Transistor gain can be a problem here, especially if amplifier output impedance is high as well as amplifier input impedance...oscillations can rear their ugly head.

TimWescott makes the point that noise match might trump impedance match in importance for a front-end amplifier. Another important consideration is linearity. You don't want that front-end amplifier generating spurious signals.
Front-end amplifiers might have gain reduced with negative feedback to allow larger input signals before distortion causes spurii...every amplifier distorts if you apply a large-enough input signal.
It is difficult to make a linear amplifier that also pulls low DC current from its bias supply.


Impedance in transmitters deserves a separate question, if not a whole book.

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First, with feedback and particularly in narrow band, you can fairly easily change the input impedance of an amplifier.

Second, for a receiver, you often don't care about getting a good impedance match to the antenna. However, you do care about presenting the optimal impedance to the receiver's front end, and this impedance is often not equal to the amplifier's input impedance. Google "noise match" for more detail. So, basically, it's pretty common that a receiver's LNA (the first amplifier in the chain) doesn't have a power match to the incoming transmission line.

Third -- and I don't know how often this is used, but I'm pretty sure it's not very often -- there are methods of applying feedback with lossless components (i.e. resonators and/or transformers) that allow you to both get a desired impedance and a noise match to a transmission line. Hayward's "Introduction to RF Frequency Design" has a description of this, somewhere (Wes Hayward designed spectrum analyzers for Tektronics, where it does matter that you have both an impedance and a noise match).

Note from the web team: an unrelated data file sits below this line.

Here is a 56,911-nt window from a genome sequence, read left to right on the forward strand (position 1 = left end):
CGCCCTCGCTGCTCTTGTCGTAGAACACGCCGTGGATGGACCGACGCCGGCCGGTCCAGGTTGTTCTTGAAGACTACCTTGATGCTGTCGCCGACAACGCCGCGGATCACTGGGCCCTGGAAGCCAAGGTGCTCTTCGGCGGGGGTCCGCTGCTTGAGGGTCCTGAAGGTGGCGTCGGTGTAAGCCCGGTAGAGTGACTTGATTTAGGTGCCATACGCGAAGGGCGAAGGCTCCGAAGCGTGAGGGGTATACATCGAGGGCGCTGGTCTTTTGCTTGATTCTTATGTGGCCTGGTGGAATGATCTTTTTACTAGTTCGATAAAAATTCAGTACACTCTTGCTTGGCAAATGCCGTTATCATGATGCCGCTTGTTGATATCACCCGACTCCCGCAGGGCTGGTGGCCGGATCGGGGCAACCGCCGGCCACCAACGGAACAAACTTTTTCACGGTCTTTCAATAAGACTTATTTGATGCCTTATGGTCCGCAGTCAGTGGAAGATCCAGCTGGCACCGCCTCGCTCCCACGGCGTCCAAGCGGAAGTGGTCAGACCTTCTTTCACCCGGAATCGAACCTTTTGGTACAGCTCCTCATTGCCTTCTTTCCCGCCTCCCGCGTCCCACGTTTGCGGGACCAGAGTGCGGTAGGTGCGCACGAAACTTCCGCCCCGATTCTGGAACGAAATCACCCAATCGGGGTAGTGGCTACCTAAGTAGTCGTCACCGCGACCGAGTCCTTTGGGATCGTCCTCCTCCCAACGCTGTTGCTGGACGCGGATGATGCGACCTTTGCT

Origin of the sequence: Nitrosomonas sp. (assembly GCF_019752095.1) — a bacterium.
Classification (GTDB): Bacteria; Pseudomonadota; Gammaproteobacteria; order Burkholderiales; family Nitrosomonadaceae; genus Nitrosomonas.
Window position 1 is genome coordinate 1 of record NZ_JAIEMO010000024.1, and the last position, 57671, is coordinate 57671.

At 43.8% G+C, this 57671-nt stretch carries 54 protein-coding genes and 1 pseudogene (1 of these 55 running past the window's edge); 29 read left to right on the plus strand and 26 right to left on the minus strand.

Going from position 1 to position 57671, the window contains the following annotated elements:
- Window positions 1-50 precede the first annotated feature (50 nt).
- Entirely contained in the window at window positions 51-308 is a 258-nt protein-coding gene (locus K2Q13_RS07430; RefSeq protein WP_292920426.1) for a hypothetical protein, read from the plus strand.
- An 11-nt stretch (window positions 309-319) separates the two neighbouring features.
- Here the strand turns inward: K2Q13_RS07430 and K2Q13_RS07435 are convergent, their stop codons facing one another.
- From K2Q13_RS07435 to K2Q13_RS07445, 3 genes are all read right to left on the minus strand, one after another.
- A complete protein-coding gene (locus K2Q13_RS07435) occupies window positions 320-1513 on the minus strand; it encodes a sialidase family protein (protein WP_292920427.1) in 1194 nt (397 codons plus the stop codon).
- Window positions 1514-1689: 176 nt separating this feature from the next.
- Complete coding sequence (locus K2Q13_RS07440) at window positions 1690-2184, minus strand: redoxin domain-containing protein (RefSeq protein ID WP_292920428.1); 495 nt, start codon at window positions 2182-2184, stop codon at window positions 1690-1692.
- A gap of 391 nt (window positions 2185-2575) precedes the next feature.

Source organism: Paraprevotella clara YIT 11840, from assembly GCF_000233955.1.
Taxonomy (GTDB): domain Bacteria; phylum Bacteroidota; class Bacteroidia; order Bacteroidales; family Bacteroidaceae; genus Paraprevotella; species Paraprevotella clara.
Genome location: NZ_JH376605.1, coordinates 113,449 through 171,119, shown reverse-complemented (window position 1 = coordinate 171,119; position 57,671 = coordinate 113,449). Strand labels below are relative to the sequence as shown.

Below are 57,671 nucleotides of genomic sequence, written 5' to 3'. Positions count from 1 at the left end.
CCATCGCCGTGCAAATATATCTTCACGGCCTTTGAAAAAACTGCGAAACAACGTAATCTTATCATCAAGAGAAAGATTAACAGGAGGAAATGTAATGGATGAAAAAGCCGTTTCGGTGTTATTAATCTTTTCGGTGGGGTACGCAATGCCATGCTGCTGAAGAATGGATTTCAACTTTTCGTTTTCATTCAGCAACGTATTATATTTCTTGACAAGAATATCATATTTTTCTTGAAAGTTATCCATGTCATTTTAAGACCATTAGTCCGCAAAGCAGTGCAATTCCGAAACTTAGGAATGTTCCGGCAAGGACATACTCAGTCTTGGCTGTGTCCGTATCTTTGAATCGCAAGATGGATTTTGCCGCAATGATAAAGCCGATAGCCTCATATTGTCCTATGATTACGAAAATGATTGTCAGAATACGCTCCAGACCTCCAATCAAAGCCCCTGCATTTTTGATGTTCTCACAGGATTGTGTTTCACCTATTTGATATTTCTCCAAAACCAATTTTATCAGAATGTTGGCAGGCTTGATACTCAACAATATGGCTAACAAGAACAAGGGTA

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  • \$\begingroup\$ Thanks, but why do we often not care about a good match between antenna and amplifier? With those tiny signals, don't we want as much power as possible ending up in the amplifier? \$\endgroup\$
    – anyfoo
    Jun 27, 2022 at 21:26
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    \$\begingroup\$ @anyfoo For weak signals you want the best signal to noise ratio (SNR) possible. If tuning for best noise match gives a better SNR than tuning for best power match then you tune for best noise match. \$\endgroup\$
    – Graham Nye
    Jun 27, 2022 at 21:39
  • \$\begingroup\$ I see. So what mechanism do, say, ham radio receivers use to define the impedance of the amplifier then? If I look at some ham radio schematics after a quick Google search, I have trouble identifying what defines the impedance of the amplifier in general. Like in this one, for example: homemade-circuits.com/… \$\endgroup\$
    – anyfoo
    Jun 27, 2022 at 21:51
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    \$\begingroup\$ Often they don't. When they do, it's either by using feedback, or with impedance matching networks, or both. \$\endgroup\$
    – TimWescott
    Jun 28, 2022 at 2:13